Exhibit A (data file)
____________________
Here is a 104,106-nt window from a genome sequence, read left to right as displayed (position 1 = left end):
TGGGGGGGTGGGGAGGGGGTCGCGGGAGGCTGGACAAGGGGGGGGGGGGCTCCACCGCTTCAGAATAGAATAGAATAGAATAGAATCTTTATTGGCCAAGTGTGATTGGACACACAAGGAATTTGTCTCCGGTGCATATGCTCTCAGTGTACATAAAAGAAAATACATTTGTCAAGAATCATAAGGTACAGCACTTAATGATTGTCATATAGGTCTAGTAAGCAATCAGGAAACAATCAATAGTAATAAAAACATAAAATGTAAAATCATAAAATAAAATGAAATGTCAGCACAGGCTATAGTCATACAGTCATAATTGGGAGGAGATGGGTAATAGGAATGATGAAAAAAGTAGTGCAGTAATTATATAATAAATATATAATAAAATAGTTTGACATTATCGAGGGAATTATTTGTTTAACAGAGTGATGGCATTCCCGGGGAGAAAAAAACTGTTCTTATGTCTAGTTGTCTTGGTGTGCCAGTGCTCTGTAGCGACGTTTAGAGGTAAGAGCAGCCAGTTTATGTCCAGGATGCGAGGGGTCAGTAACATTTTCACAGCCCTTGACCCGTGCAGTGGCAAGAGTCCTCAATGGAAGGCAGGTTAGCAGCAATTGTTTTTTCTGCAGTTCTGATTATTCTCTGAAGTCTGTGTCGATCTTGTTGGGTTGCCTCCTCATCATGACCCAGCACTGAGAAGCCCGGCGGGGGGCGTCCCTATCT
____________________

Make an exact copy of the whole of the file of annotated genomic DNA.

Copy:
Here is a 104,106-nt window from a genome sequence, read left to right as displayed (position 1 = left end):
TGGGGGGGTGGGGAGGGGGTCGCGGGAGGCTGGACAAGGGGGGGGGGGGCTCCACCGCTTCAGAATAGAATAGAATAGAATAGAATCTTTATTGGCCAAGTGTGATTGGACACACAAGGAATTTGTCTCCGGTGCATATGCTCTCAGTGTACATAAAAGAAAATACATTTGTCAAGAATCATAAGGTACAGCACTTAATGATTGTCATATAGGTCTAGTAAGCAATCAGGAAACAATCAATAGTAATAAAAACATAAAATGTAAAATCATAAAATAAAATGAAATGTCAGCACAGGCTATAGTCATACAGTCATAATTGGGAGGAGATGGGTAATAGGAATGATGAAAAAAGTAGTGCAGTAATTATATAATAAATATATAATAAAATAGTTTGACATTATCGAGGGAATTATTTGTTTAACAGAGTGATGGCATTCCCGGGGAGAAAAAAACTGTTCTTATGTCTAGTTGTCTTGGTGTGCCAGTGCTCTGTAGCGACGTTTAGAGGTAAGAGCAGCCAGTTTATGTCCAGGATGCGAGGGGTCAGTAACATTTTCACAGCCCTTGACCCGTGCAGTGGCAAGAGTCCTCAATGGAAGGCAGGTTAGCAGCAATTGTTTTTTCTGCAGTTCTGATTATTCTCTGAAGTCTGTGTCGATCTTGTTGGGTTGCCTCCTCATCATGACCCAGCACTGAGAAGCCCGGCGGGGGGCGTCCCTATCT